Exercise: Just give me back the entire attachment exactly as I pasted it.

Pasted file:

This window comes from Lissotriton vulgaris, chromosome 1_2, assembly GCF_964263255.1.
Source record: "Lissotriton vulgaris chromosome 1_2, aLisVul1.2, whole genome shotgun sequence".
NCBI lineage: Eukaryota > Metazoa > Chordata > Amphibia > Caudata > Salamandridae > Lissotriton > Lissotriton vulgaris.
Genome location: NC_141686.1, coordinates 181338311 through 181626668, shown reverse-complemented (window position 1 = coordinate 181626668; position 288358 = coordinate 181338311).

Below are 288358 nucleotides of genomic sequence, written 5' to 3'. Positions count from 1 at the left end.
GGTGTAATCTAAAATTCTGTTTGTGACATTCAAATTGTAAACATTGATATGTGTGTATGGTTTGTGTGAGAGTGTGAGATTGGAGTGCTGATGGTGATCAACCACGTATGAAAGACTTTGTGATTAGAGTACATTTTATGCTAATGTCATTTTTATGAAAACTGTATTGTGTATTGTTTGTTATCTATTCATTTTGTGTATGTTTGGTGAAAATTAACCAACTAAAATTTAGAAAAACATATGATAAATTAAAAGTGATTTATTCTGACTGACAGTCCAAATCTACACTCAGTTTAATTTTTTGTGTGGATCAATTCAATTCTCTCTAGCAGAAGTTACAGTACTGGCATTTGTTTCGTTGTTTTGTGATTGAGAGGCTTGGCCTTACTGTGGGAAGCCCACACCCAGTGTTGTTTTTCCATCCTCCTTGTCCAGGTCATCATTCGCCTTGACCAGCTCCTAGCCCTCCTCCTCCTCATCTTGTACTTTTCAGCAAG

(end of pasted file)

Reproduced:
This window comes from Lissotriton vulgaris, chromosome 1_2, assembly GCF_964263255.1.
Source record: "Lissotriton vulgaris chromosome 1_2, aLisVul1.2, whole genome shotgun sequence".
NCBI lineage: Eukaryota > Metazoa > Chordata > Amphibia > Caudata > Salamandridae > Lissotriton > Lissotriton vulgaris.
Genome location: NC_141686.1, coordinates 181338311 through 181626668, shown reverse-complemented (window position 1 = coordinate 181626668; position 288358 = coordinate 181338311).

Below are 288358 nucleotides of genomic sequence, written 5' to 3'. Positions count from 1 at the left end.
GGTGTAATCTAAAATTCTGTTTGTGACATTCAAATTGTAAACATTGATATGTGTGTATGGTTTGTGTGAGAGTGTGAGATTGGAGTGCTGATGGTGATCAACCACGTATGAAAGACTTTGTGATTAGAGTACATTTTATGCTAATGTCATTTTTATGAAAACTGTATTGTGTATTGTTTGTTATCTATTCATTTTGTGTATGTTTGGTGAAAATTAACCAACTAAAATTTAGAAAAACATATGATAAATTAAAAGTGATTTATTCTGACTGACAGTCCAAATCTACACTCAGTTTAATTTTTTGTGTGGATCAATTCAATTCTCTCTAGCAGAAGTTACAGTACTGGCATTTGTTTCGTTGTTTTGTGATTGAGAGGCTTGGCCTTACTGTGGGAAGCCCACACCCAGTGTTGTTTTTCCATCCTCCTTGTCCAGGTCATCATTCGCCTTGACCAGCTCCTAGCCCTCCTCCTCCTCATCTTGTACTTTTCAGCAAG